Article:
I did an interview with Max Mosley for the Financial Times on Friday in London, all about the budget cap introduced to F1 for next year, the first part of which was posted yesterday.
We covered a lot of topics, but I couldn’t help asking him about Ron Dennis’ departure from McLaren. He made an interesting comment about how the McLaren situation had played into his hands this week, “I don’t hate Ron Dennis, “ he said. “But he was always very obstructive. And he would have been difficult in this situation (budget caps), whereas Martin Whitmarsh may not agree with us but it will be a rational disagreement not an irrational one.”
This is an interesting twist on the McLaren saga and the timing is significant from Mosley’s point of view. McLaren, having created problems for themselves in March, by acting dishonestly, have engineered the removal of Dennis, which has in turn removed someone who would have provided a major obstacle to the budget cap plans.
Many people, not least Ferrari, are concerned that the FIA will not be able to police the budget cap. Mosley accepts that the system may not be perfect to start with, that there may be ‘grey areas’ as there were in the diffuser rules, so problems cannot be rules out. But he contends that minute attention has gone into planning for how to intervene if foul play is suspected,
“People cheat the Revenue, but the Revenue can’t put even one tax inspector into each business on a permanent basis. We can, we can put several in. the difficulty and danger of cheating would be enormous. If we had the slightest suspicion that anyone was we’d send a team in to check. That’s part of the deal. It’s obviously very annoying to have all these people checking but that’s the price you pay for saving hundreds of millions of euros. In today’s climate people would be prepared to do that.”
“There are going to be grey areas and what we have to do is narrow them down to the point where they become negligeable. We’ve give ourselves enormous scope in the rules.”
As for Montezemolo’s argument that Ferrari have certain ‘rights’ under the deal withe signed in 2005 to extend the Concorde Agreement whereby rules can only to be changed by the F1 commission, Mosley claims that the budget cap rules do not have to affect Ferrari and if they choose not to run ‘capped’ they will enjoy an advanatage, in other words, budget capped teams will be less competitive than the non-capped teams,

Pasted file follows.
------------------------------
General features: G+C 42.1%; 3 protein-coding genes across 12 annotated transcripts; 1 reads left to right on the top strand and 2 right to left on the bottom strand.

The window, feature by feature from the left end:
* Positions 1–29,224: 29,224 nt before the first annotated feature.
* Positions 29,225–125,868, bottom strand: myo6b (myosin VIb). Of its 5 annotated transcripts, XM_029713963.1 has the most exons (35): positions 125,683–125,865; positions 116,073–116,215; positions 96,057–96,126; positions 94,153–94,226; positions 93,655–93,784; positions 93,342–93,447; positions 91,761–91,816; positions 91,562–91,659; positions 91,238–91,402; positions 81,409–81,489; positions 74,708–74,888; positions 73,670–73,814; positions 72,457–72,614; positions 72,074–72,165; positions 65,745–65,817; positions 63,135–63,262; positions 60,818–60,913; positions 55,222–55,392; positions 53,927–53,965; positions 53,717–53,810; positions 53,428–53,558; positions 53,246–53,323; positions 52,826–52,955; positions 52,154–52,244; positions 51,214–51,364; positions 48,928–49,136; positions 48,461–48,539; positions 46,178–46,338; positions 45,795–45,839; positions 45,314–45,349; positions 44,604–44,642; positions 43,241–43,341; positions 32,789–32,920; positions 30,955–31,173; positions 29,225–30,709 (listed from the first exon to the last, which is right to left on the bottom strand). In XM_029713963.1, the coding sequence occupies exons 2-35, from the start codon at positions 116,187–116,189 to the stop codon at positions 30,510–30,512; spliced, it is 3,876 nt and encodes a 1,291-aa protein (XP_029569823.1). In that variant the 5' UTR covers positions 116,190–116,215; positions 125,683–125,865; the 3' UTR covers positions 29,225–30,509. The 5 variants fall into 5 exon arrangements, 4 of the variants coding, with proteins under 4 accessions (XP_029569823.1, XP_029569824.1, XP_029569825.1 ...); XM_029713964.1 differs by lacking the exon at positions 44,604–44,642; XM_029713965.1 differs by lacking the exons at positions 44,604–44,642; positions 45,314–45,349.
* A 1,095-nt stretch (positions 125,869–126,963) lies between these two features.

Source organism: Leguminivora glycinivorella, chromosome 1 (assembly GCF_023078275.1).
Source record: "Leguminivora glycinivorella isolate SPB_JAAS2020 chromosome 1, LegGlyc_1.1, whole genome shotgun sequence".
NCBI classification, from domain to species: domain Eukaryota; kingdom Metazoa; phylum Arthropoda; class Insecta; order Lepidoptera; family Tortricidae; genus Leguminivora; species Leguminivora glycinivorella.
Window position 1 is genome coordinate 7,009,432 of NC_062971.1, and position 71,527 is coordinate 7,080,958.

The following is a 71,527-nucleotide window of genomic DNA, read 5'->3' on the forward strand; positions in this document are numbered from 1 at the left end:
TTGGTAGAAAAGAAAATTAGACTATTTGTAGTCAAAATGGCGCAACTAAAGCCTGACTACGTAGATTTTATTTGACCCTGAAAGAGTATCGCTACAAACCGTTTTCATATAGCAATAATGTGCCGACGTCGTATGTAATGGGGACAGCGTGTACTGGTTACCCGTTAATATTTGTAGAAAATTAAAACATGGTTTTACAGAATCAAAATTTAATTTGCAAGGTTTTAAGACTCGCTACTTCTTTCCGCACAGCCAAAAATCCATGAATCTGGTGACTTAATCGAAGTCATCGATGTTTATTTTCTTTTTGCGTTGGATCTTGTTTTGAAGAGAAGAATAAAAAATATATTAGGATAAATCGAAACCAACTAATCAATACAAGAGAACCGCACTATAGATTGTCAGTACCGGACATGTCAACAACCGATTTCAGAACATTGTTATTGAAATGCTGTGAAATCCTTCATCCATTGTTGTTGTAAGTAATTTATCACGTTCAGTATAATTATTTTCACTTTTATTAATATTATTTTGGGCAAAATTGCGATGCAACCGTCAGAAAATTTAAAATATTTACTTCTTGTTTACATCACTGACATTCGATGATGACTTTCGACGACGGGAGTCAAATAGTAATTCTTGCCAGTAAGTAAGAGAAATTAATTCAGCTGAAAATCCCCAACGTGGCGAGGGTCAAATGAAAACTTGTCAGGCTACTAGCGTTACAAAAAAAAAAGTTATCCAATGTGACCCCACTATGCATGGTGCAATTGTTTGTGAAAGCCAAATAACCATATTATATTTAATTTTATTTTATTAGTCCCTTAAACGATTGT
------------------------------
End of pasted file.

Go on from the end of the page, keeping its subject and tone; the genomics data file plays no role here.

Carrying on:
“We are saying we’re not interfering with this (Ferrari’s rights), “he says. “We’re saying that all we are doing is bringing new teams in and giving them enough freedom so they can control expenditure. If you want to carry on with unlimited expenditure running at the front we won’t interfere. And we won’t have a cost-capped car running in front of your car so it doesn’t interfere with you because they will be at the back.
“But if Ferrari have any sense at all they will come in under the cap because it would be an instant €200 million to their bottom line.”
What does he expect to happen next? Will the 2010 season start with two different classes of car?
“I’m anticipating a big row and at least to begin with a two-tier system, ” he says. “But eventually they will see sense.”
And the $10 million question, will the cap ever be lifted or is it here to stay?
“I believe that the cost cap is here to stay. There is room for discussion, it might go up or down in 2011 and if the economy picks up after than then it might go up. You might adjust the cap in the interests of the sport, but you’d have everyone on a level playing field. “
“The credit crunch hasn’t really hit F1 yet, obviously we lost Honda, but the real crunch will com when current contracts come to be renewed. At the moment, you see ING, RBS Allianz, big circuit sponsors, but they wouldn’t be there this year if they didn’t have a binding contract. Those contracts were signed before their share prices took a dump. I believe FOM will not be able to give the teams as much money as they have been giving them.”
Final question, how many new teams are out there who seriously want to come in and have the means to do it?
“We’ve got seven quite serious outfits wanting an entry and two less serious ones, its going to be very hard selecting three.”